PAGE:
Found some more churches

St Peter’s Church, Wintringham, North Yorkshire

Heading out at the crack of dawn to Whitby on Sunday, it obviously would have been an opportunity wasted had we not taken in some more Churches Conservation Trust churches to tick off some more of my Fifty before Fifty challenge.

We selected three and first on the list was St Peter’s at Wintringham, North Yorkshire. Easy to find, very peaceful and with pheasants hopping around on the gravestones – until, that is, you got your camera out and then they ran and hid.

This church was built and added to between Norman times and the 15th century. It has some really unusual carvings and a great font.

It also had a carved poor box from the 17th century.

And this.

A comedy wall poem on the penalties of not playing nicely with the bells.

It reads:

“I pray you Gentlemen beware

And when you ring ye Bells take care

For he that Rings and breaks a Stay

Must pay Sixpence without delay

And if you Ring in Spurs or Matt

You must likewise pay Sixpence for that”

– Michael Gill Clarke, 1723

I like a man with a sense of humour.

Our second stop was St Andrew’s Church, East Heslerton, North Yorkshire.

This one wasn’t open. We could have collected the key from the farm round the corner, but we didn’t want to disturb people on a Sunday morning.

This one is Victorian (finished in 1877) and has a tall spire with statues carved into each aspect. It’s a lovely location and there are beautiful views around it.

It also has a very striking lamppost.

Quite Narnia-esque. It was a very pretty church.

But we were heading to the Goth weekend in Whitby (for photographic purposes) and had one more church to take in.

The Old Church of St Stephen, Fylingdales, North Yorkshire.

This is the Old Church of St Stephen at Fylingdales, just outside Whitby.

It is absolutely amazing and easily my favourite church to date.

It sits on a hillside overlooking Robin Hood’s bay and it’s graveyard is packed with weather-worn graves of locals, of strangers who died at sea. It’s an incredible little place.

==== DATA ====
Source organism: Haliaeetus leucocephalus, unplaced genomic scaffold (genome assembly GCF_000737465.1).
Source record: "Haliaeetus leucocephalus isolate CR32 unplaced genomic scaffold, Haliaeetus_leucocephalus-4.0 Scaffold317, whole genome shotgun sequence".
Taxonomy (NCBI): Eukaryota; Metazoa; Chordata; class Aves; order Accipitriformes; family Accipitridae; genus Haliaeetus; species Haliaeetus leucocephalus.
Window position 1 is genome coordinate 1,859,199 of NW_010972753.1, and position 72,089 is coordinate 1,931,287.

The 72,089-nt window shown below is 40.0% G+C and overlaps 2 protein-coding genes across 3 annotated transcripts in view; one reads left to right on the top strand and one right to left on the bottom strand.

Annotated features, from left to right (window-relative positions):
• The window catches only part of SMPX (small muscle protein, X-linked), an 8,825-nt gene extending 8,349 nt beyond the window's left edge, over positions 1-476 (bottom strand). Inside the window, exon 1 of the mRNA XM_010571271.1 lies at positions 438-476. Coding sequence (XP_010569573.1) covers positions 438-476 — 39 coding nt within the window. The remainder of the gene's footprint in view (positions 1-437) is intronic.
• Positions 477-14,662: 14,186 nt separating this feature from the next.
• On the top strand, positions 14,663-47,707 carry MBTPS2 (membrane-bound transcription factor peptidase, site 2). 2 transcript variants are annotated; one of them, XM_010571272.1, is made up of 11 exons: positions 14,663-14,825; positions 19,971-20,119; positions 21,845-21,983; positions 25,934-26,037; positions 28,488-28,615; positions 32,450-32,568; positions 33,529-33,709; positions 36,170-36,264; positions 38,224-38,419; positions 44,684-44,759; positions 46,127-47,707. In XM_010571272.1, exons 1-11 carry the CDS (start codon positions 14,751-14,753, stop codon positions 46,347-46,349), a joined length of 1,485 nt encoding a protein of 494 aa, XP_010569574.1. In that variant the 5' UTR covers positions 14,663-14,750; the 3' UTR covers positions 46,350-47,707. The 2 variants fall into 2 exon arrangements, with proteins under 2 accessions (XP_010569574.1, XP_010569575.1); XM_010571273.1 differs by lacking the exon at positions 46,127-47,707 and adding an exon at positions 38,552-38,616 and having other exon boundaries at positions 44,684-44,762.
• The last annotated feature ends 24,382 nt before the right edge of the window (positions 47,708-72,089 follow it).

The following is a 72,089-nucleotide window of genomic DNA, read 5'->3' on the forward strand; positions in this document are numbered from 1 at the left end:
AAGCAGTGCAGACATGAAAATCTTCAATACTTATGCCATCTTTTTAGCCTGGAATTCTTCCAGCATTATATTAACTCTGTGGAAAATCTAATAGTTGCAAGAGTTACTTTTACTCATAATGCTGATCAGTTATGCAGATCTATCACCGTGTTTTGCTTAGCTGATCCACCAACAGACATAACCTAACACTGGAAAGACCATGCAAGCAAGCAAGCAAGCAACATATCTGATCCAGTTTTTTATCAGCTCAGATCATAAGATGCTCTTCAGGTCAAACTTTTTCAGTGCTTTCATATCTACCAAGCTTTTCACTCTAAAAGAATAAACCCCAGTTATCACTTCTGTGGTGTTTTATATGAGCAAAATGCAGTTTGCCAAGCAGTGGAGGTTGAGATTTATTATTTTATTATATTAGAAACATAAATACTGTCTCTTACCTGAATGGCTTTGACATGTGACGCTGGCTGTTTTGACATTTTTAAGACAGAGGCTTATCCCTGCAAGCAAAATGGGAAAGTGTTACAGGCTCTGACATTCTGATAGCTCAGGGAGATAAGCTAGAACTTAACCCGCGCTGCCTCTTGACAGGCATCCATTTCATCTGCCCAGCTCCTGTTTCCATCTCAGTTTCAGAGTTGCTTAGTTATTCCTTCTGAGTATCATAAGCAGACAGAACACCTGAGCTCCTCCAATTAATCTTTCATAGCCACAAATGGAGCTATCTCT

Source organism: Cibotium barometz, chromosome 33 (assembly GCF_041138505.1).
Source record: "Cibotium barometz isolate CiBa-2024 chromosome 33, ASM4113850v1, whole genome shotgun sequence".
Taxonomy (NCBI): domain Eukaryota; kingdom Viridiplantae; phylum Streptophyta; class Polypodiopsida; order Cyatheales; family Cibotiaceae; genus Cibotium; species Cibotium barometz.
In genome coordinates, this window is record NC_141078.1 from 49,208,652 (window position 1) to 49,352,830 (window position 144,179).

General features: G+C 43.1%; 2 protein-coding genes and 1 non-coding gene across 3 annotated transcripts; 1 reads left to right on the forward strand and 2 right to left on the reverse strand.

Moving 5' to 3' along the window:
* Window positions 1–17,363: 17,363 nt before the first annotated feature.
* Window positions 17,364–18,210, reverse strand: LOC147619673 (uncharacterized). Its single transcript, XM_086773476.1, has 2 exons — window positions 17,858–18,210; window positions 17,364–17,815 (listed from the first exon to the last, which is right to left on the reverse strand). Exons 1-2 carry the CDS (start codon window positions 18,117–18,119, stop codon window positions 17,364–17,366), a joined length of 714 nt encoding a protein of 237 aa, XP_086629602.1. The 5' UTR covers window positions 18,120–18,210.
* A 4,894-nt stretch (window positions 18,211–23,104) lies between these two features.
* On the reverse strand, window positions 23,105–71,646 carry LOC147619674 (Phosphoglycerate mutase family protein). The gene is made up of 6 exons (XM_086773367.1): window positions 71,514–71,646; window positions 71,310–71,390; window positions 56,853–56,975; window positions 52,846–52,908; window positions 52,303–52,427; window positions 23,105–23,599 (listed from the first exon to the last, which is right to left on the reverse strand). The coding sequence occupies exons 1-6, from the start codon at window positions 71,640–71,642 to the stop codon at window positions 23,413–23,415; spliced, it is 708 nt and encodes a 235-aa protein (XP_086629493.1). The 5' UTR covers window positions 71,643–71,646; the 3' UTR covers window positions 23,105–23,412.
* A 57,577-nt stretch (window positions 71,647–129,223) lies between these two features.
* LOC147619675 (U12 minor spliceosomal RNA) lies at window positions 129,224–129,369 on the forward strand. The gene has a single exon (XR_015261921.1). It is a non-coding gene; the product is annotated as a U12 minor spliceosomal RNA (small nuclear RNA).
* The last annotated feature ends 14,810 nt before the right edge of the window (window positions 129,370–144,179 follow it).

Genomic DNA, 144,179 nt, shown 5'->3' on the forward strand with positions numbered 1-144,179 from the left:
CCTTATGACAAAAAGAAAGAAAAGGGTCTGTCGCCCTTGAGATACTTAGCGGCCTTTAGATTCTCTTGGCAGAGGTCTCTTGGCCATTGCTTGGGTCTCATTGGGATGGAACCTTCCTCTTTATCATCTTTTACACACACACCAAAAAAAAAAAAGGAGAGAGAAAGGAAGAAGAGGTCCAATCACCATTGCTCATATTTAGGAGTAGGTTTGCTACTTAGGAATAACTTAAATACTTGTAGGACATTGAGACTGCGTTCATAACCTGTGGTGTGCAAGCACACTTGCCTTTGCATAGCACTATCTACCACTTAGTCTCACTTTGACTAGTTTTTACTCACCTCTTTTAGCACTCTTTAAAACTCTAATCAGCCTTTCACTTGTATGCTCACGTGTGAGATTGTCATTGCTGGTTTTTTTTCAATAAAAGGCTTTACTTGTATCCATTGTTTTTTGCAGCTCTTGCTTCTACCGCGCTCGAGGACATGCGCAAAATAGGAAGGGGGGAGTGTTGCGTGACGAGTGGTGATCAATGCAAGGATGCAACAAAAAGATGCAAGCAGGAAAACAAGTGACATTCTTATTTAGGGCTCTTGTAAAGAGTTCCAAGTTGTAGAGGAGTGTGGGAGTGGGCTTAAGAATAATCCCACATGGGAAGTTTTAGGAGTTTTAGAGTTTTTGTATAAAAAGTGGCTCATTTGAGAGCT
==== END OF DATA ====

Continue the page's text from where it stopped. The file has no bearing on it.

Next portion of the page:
Inside there are painted box pews and a three-decker pulpit. There is a gallery packed with pews on two sides of the church and, going inside, you could just imagine hundreds of villagers from these little fishing villages packed into the pews on a Sunday listening to the sermon being preached from on high.

It is so atmospheric I could almost see them sitting there.

It has a collection of rare maidens garlands.

These hoops, decorated with brightly coloured ribbons, were carried in front of the coffins of chaste, unmarried women who died.

There is a list nearby of all the unmarried women who are buried in the graveyard, ranging in ages from teenagers to pensioners.

And some of the gravestones are pretty amazing too. The stonemason who carved this must have been pretty talented.

Visiting here is like stepping back into a Victorian novel. The church also has a couple of interesting little history books and a facsimile of the census for the area from 1901.

Very definitely my favourite Churches Conservation Trust church so far. And I may well have found the location for that novel I keep threatening to write. It was beautiful.











  1. The exquisite detail in some of the churches is so amazing Dory. It history just reaches right out and touchs. Really It’s like walking about yesteryear!

    • I’m finding it really interesting. Each church is so different, and all lovely in a different way.

      • That is missing so much in many buildings today I think.

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